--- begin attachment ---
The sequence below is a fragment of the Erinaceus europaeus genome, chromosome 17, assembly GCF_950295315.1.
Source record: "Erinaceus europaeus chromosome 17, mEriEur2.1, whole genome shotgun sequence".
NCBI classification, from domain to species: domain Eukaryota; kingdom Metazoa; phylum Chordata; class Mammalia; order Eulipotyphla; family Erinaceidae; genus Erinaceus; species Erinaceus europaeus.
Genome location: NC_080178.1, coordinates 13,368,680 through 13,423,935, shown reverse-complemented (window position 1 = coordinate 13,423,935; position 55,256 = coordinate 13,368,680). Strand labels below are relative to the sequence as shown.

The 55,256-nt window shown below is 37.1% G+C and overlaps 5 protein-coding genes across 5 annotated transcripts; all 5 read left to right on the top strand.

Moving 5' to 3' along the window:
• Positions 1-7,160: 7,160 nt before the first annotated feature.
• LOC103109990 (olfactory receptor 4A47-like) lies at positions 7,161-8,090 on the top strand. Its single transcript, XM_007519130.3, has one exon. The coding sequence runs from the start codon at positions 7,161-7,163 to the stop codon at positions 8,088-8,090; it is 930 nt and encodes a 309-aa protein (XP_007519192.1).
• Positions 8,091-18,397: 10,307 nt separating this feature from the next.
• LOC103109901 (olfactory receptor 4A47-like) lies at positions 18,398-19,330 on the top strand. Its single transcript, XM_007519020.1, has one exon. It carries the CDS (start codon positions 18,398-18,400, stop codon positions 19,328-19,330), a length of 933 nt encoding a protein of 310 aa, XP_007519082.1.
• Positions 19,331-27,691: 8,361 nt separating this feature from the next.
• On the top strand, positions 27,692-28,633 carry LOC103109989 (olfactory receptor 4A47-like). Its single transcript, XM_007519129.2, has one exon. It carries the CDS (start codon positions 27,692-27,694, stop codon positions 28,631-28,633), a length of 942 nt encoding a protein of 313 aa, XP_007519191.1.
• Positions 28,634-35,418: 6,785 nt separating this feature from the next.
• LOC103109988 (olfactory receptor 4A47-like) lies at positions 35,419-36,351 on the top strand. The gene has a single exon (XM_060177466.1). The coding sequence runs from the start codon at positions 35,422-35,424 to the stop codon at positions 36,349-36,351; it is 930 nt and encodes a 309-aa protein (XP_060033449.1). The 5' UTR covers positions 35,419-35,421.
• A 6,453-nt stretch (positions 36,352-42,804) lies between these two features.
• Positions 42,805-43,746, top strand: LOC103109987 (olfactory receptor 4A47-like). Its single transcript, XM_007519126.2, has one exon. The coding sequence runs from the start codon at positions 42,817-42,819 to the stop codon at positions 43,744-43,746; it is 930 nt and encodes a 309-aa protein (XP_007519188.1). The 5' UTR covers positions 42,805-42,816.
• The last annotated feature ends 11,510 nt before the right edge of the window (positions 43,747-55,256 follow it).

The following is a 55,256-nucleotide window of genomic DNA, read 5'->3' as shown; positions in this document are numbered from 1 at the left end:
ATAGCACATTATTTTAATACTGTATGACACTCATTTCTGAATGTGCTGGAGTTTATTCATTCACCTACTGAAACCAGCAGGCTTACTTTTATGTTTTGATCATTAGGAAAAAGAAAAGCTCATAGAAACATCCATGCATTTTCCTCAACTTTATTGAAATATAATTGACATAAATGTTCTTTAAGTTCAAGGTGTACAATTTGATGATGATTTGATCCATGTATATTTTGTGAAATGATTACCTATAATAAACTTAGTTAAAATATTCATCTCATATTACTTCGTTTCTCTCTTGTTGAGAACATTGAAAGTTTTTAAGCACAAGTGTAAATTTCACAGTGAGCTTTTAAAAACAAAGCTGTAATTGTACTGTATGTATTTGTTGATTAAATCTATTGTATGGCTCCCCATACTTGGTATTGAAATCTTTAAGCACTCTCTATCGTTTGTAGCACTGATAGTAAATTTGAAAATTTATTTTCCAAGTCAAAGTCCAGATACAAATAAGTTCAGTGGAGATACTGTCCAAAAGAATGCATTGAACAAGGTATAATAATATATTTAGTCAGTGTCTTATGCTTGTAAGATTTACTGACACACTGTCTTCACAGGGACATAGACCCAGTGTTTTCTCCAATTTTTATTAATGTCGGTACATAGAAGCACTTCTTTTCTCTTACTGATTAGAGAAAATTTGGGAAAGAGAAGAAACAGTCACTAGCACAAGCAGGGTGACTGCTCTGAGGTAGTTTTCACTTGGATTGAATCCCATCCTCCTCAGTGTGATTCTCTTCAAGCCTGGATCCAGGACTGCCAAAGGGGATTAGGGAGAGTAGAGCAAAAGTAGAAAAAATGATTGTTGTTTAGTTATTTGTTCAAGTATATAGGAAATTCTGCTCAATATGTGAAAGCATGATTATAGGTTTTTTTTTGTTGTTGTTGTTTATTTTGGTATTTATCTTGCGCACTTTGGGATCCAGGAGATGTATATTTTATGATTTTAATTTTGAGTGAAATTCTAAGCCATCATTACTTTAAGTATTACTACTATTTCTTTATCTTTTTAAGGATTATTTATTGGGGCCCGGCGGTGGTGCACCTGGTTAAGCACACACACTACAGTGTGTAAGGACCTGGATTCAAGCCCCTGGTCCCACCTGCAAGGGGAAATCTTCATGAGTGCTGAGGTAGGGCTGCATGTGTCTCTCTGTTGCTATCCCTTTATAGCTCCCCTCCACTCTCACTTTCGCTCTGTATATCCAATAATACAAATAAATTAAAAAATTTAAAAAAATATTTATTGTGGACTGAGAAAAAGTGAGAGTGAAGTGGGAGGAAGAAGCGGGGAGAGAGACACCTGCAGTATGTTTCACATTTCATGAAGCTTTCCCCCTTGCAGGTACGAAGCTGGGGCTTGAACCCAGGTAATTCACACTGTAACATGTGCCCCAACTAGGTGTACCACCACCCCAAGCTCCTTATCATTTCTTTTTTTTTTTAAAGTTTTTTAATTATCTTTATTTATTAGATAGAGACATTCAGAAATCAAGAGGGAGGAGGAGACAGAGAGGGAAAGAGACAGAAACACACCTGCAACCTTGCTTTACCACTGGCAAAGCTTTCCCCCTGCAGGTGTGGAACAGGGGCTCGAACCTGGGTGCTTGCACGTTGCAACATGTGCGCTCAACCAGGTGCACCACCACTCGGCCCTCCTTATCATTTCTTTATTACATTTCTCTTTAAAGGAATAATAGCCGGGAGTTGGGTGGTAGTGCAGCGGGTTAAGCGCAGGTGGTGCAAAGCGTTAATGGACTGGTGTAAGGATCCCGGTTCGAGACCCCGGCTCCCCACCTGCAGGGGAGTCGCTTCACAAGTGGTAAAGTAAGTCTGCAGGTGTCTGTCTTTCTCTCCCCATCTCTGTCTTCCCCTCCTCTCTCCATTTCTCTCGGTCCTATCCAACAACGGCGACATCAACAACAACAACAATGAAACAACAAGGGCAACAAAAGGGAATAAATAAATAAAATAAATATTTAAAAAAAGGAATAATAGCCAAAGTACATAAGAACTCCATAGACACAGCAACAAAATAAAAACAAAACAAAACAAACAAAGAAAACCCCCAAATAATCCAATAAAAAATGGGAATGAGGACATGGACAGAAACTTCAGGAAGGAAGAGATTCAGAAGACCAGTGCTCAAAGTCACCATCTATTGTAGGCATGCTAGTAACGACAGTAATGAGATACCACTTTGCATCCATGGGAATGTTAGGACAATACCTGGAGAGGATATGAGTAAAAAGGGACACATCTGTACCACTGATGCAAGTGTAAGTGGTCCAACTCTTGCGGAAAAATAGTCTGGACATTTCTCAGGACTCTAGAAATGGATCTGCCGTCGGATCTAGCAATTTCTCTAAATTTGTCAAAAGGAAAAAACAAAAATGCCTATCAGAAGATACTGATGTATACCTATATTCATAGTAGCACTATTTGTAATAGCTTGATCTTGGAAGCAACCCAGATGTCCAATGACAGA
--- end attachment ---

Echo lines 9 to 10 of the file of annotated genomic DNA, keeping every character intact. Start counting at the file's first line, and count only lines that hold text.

• Positions 8,091-18,397: 10,307 nt separating this feature from the next.
• LOC103109901 (olfactory receptor 4A47-like) lies at positions 18,398-19,330 on the top strand. Its single transcript, XM_007519020.1, has one exon. It carries the CDS (start codon positions 18,398-18,400, stop codon positions 19,328-19,330), a length of 933 nt encoding a protein of 310 aa, XP_007519082.1.